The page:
Having gone through the nomination process for 30 days during the last election, followed by the election campaign, Wilks said he’s ready for the next two months on the lengthy election trail.
“You have to pace yourself mentally to go for 78 days. It’s a long, long time.”
At this time of the year, late-summer, most Canadians are disengaged in election discussion, Wilks said in an interview with The Free Press earlier this month.
“They’re out camping or down at Koocanusa,” he said. “The last thing you’re thinking is, ‘geez, there’s a federal election on Oct. 19, I’d better start paying attention’. They’ll all start paying attention after the September long-weekend then everything gets back into a routine.”
If Canadians, as Wilks pointed out, are disengaged at this point, it begs the question why would the prime minister call for an early election.
Wilks said he believes there are two reasons for this.
“It stops third-party spending and puts everyone on an even keel.”
Perhaps not all parties would find that keel quite so even, however, seeing as the Conservatives have a significant war chest to work with, but Wilks said everyone starts on the same playing field.
“It’s not our fault the NDP and Liberals don’t know how to raise money. Everyone has the opportunity to raise whatever money they want to raise. The rules are all the exact same with the Elections Act,” he said, adding that parties can’t collect donations from corporations or unions and individuals have a limit to what they can donate.
“So, you know who your target audience is, it’s every Canadian, and the maximum you can ask from them is $1,500. Go ask. And if you’re not going to ask, shame on you, irregardless of which party.”
Wilks is no stranger to knowing what it takes to represent a riding of this size and scope in Ottawa and said he knows the needs and wants of the district.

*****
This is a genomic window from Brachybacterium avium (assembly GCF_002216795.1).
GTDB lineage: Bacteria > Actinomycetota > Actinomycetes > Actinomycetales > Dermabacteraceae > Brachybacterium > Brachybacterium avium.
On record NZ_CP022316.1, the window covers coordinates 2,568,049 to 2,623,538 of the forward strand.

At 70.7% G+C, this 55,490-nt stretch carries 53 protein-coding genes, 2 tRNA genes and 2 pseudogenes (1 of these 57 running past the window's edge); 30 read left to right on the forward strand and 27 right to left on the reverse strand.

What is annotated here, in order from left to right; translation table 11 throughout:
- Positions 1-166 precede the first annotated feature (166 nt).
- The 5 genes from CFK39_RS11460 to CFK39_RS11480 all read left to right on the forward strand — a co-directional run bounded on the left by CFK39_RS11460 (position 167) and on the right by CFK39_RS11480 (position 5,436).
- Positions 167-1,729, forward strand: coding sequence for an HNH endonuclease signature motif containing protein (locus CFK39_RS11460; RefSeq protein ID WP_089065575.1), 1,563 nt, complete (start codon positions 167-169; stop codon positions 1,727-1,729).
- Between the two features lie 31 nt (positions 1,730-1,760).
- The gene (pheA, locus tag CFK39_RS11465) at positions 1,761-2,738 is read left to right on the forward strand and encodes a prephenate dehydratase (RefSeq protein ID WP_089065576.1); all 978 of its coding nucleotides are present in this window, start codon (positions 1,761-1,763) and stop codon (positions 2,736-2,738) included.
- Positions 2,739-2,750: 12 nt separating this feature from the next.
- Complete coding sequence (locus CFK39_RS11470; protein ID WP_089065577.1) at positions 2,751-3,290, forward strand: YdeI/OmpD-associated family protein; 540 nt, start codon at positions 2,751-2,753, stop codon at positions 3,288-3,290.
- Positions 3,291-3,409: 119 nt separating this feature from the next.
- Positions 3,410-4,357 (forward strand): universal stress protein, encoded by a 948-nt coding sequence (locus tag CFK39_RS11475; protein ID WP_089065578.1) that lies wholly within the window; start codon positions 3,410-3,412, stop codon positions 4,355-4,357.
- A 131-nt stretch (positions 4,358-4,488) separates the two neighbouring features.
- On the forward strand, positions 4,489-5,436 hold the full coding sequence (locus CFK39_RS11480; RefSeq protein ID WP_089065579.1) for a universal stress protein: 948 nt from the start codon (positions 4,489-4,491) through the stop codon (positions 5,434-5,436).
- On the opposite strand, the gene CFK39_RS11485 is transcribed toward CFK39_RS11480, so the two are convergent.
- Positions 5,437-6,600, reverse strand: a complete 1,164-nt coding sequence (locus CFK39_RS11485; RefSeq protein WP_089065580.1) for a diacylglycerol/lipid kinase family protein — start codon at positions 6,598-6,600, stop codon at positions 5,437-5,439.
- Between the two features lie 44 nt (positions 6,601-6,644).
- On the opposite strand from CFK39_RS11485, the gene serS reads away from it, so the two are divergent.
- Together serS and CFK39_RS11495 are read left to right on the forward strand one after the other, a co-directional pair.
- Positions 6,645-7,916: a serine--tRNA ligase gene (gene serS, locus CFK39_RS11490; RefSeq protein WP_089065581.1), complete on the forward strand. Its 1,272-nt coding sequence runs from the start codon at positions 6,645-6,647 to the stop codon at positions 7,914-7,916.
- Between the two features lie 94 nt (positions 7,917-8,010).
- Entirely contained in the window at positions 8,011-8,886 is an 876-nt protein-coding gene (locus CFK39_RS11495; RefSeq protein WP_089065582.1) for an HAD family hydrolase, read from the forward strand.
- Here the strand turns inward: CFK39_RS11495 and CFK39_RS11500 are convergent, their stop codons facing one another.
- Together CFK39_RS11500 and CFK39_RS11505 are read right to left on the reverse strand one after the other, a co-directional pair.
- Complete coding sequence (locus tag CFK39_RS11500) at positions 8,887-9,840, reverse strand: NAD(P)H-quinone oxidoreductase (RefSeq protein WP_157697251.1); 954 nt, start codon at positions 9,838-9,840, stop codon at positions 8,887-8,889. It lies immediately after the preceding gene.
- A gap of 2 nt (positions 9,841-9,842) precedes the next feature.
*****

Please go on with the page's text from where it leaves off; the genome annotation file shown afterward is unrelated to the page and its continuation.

The Elk Valley, he said, is very unique compared to the rest of the riding because of the coalmines.
“And the coalmines, for the majority of the time, are very stable. And they are even stable right now. Are they going through a hiccup? It’s the seven-year hump, I call it. Just about every seven years this happens. So they’re going through that right now, but it’s not like they don’t know how to get through this, they’ve gone through it before.”
Wilks said one major issue for the riding, especially in the areas of Revelstoke and Golden, is the state of the Trans Canada Highway.
“It’s really problematic. I go every year with a request to the Minister of Finance with regards to twinning the Trans Canada, but it’s a big ticket item because the Trans Canada flows between three national parks,” he said, adding he knows all too well the horrors that have happened on that highway.
“I worked in Golden for six years with the RCMP. I’ve picked up my fair share of bodies on that highway and it’s a brutal highway. And it’s our main highway; it’s the one that goes from coast to coast.”
Although the district is a diverse riding with different challenges throughout, Wilks said he is ready to once again take on that challenge.
“I liken it back to police work – you do the best you can with the information you’re provided. You can’t please everyone but you’ll do your best, and that’s what I do.”
While visiting constituents since the writ dropped, Wilks said the main concerns he hears are jobs and the economy.